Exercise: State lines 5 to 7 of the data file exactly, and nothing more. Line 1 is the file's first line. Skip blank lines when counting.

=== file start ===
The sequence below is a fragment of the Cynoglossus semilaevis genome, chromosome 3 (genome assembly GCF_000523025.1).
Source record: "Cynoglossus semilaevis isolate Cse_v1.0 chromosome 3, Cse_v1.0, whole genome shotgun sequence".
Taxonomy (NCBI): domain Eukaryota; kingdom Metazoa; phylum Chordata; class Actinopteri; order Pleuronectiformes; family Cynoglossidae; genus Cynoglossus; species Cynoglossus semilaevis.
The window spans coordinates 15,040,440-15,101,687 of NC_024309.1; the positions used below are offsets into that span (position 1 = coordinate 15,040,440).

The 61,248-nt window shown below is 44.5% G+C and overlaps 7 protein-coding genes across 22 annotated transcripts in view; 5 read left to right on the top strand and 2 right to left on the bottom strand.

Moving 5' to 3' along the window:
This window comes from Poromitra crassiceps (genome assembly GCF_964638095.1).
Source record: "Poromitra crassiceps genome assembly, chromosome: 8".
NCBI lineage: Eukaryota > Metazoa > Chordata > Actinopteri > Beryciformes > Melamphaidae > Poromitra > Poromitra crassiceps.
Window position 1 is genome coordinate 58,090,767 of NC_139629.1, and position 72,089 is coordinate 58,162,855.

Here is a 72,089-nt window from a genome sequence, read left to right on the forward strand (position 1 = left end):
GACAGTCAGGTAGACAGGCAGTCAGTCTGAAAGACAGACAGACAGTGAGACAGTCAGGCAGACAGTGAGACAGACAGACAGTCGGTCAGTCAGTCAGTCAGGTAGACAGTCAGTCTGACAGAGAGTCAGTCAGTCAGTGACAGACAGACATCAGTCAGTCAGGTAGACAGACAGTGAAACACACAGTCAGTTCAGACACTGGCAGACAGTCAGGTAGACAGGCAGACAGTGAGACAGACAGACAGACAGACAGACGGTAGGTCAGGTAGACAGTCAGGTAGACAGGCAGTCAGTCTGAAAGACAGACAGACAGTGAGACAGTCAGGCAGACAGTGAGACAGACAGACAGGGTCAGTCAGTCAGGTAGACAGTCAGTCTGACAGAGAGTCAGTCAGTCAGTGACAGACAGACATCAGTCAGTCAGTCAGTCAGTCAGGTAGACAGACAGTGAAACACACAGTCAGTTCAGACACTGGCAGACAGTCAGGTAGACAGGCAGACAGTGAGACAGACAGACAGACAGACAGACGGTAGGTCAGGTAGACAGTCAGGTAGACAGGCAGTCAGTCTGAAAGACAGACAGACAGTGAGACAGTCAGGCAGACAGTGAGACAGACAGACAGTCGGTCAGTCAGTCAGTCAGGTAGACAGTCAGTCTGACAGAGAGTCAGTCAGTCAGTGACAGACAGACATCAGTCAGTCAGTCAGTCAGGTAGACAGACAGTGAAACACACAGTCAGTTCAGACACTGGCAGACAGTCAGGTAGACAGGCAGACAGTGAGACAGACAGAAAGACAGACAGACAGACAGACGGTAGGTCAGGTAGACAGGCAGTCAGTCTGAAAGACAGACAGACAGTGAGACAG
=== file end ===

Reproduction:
The 61,248-nt window shown below is 44.5% G+C and overlaps 7 protein-coding genes across 22 annotated transcripts in view; 5 read left to right on the top strand and 2 right to left on the bottom strand.

Moving 5' to 3' along the window:
This window comes from Poromitra crassiceps (genome assembly GCF_964638095.1).